SYDNEY (Reuters Life!) - Beware, Naga Viper. Your reign as the world’s hottest chili pepper may be coming to a close.
A group of Australians is seeking world record status for a new variety of chili, a bright red pepper so potent that processing it for eating requires gas masks and protective chemical warfare-like clothing.
The “Trinidad Scorpion Butch T” chili, a mere 2.5 cm (1 inch) long, comes it at a fiery 1.46 million Scoville Heat Units (SHU) per chili, according to testing by Melbourne firm EML Chemical == taking it well past the Naga Viper British Chili, the current Guinness record-holder at 1.38 million SHU.
By comparison, a jalapeno pepper contains anywhere from 2,500 to 8,000 SHU.
“I had hallucinations, I had to lie down, I couldn’t walk for 20 minutes, dizzy,” said Marcel de Wit, one of a group of men who developed and grew the incendiary vegetable, about eating a raw Trinidad Scorpion Butch T.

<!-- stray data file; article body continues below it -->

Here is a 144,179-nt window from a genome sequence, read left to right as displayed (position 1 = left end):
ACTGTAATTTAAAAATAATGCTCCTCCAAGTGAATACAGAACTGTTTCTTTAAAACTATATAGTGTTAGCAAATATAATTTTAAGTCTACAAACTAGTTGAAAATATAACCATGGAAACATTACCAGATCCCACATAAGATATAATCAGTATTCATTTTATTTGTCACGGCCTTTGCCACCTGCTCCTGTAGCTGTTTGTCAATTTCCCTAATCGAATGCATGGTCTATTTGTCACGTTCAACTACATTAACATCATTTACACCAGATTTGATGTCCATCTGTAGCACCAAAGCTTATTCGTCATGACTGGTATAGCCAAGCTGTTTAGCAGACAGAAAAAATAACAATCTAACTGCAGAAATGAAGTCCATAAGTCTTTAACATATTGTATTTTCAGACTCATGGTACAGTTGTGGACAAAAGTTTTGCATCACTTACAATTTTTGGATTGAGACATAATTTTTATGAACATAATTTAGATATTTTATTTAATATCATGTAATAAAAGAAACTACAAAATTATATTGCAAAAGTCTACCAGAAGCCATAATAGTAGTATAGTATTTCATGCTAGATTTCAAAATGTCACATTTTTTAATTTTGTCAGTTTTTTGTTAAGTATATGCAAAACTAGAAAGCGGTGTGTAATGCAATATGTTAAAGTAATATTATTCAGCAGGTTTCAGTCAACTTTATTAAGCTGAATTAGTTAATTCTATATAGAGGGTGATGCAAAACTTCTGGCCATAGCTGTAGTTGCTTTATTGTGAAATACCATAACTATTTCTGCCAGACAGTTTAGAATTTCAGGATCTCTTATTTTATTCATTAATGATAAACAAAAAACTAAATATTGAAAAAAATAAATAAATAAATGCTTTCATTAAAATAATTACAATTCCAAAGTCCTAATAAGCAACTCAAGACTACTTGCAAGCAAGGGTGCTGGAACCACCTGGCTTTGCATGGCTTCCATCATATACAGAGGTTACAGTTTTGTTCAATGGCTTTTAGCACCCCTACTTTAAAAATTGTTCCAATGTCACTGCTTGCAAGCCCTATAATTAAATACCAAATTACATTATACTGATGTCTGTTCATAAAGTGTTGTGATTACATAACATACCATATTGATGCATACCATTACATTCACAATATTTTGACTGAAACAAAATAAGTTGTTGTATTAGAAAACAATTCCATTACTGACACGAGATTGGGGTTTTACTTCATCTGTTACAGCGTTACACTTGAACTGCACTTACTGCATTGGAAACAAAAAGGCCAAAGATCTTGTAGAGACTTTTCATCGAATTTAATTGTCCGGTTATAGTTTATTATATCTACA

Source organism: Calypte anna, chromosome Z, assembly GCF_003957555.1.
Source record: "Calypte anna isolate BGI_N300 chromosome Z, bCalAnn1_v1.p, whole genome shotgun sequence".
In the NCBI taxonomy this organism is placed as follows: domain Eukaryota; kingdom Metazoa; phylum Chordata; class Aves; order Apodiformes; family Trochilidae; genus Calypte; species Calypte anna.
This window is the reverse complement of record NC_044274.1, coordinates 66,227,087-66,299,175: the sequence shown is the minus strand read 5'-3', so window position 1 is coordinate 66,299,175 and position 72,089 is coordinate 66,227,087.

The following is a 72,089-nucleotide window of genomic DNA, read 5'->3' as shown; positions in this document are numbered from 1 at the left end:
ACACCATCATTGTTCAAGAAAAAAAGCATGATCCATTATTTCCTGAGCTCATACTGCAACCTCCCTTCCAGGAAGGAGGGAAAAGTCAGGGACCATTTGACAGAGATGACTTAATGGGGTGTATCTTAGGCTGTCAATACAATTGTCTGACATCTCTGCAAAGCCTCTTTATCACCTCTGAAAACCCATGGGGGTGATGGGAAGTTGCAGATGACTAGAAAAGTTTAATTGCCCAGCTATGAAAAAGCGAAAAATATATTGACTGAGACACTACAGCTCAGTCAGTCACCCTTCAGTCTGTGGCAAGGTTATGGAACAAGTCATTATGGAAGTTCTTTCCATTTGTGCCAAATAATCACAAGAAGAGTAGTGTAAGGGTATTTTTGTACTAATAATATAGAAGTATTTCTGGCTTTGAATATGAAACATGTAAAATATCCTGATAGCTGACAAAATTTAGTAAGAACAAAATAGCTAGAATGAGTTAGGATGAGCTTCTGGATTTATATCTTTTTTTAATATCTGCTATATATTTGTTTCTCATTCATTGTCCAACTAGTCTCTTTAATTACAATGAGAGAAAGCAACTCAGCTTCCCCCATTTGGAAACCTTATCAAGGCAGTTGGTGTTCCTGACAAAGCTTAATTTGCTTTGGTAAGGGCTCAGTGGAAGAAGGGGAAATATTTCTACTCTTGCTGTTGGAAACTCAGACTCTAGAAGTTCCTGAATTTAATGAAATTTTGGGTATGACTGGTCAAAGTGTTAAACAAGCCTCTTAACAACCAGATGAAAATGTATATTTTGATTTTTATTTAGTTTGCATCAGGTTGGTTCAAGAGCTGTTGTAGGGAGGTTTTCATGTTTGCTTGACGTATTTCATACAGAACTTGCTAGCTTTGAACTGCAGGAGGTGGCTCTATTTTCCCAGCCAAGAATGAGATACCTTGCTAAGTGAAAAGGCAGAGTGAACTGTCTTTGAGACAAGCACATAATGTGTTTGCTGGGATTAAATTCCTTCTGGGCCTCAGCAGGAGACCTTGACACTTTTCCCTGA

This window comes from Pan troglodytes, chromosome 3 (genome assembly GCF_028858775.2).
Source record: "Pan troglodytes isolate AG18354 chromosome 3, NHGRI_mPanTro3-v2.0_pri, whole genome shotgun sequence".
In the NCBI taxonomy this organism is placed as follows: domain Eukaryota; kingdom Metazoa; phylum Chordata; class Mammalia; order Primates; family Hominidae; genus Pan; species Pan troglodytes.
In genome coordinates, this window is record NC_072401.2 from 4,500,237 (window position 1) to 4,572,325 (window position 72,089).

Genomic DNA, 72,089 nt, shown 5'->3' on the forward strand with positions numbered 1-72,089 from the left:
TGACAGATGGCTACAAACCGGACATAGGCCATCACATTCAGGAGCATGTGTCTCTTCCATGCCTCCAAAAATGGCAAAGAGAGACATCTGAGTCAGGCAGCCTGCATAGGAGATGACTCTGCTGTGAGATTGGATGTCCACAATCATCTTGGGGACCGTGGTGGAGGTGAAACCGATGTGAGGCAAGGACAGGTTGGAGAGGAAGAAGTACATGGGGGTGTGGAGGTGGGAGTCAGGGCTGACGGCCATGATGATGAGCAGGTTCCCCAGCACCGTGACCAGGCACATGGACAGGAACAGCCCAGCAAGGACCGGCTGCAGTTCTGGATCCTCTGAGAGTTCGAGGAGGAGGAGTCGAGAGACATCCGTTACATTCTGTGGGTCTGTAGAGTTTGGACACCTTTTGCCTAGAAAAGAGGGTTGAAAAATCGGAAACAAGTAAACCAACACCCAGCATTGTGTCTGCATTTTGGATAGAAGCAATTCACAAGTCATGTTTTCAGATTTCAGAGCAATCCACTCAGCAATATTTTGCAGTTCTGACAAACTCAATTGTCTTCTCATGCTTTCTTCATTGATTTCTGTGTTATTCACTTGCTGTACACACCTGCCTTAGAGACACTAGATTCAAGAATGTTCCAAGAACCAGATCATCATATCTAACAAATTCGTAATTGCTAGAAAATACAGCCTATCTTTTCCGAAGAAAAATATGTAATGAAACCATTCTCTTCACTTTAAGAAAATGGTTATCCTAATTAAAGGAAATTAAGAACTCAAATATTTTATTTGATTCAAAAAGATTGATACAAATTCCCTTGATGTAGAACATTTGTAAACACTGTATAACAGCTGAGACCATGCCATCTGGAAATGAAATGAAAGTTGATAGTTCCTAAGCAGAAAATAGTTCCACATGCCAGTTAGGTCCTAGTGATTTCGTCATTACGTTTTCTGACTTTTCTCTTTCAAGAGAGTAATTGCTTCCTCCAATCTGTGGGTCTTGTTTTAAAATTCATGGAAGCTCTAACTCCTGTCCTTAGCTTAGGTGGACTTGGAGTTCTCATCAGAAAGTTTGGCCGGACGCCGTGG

“This chili was so severe. I will never, ever do it again, I can tell you that.”
Processing the chili, first harvested earlier this year at Morisett, a town nearly 89 kilometres (55 miles) north of Sydney, requires the utmost care.
Pickers wear gloves and take care to not let the plant touch any part of their skin due to the burning sensation that would result.
People involved in boiling the minced chili into puree for putting in sauces wear chemical masks and protective clothing to avoid the fumes.
De Wit, who claims one of his favorite breakfasts is a peanut-butter sandwich with a bit of chili, says that despite his mania for spice, heat isn’t everything.
“It’s the flavour that’s first and the heat that’s second,” he said, describing the Trinidad Scorpion Butch T chili as really tasty.
“It was like eating a fruit salad that’s on fire,” he added.
Reporting by Pauline Askin, editing by Elaine Lies
Our Standards: The Thomson Reuters Trust Principles.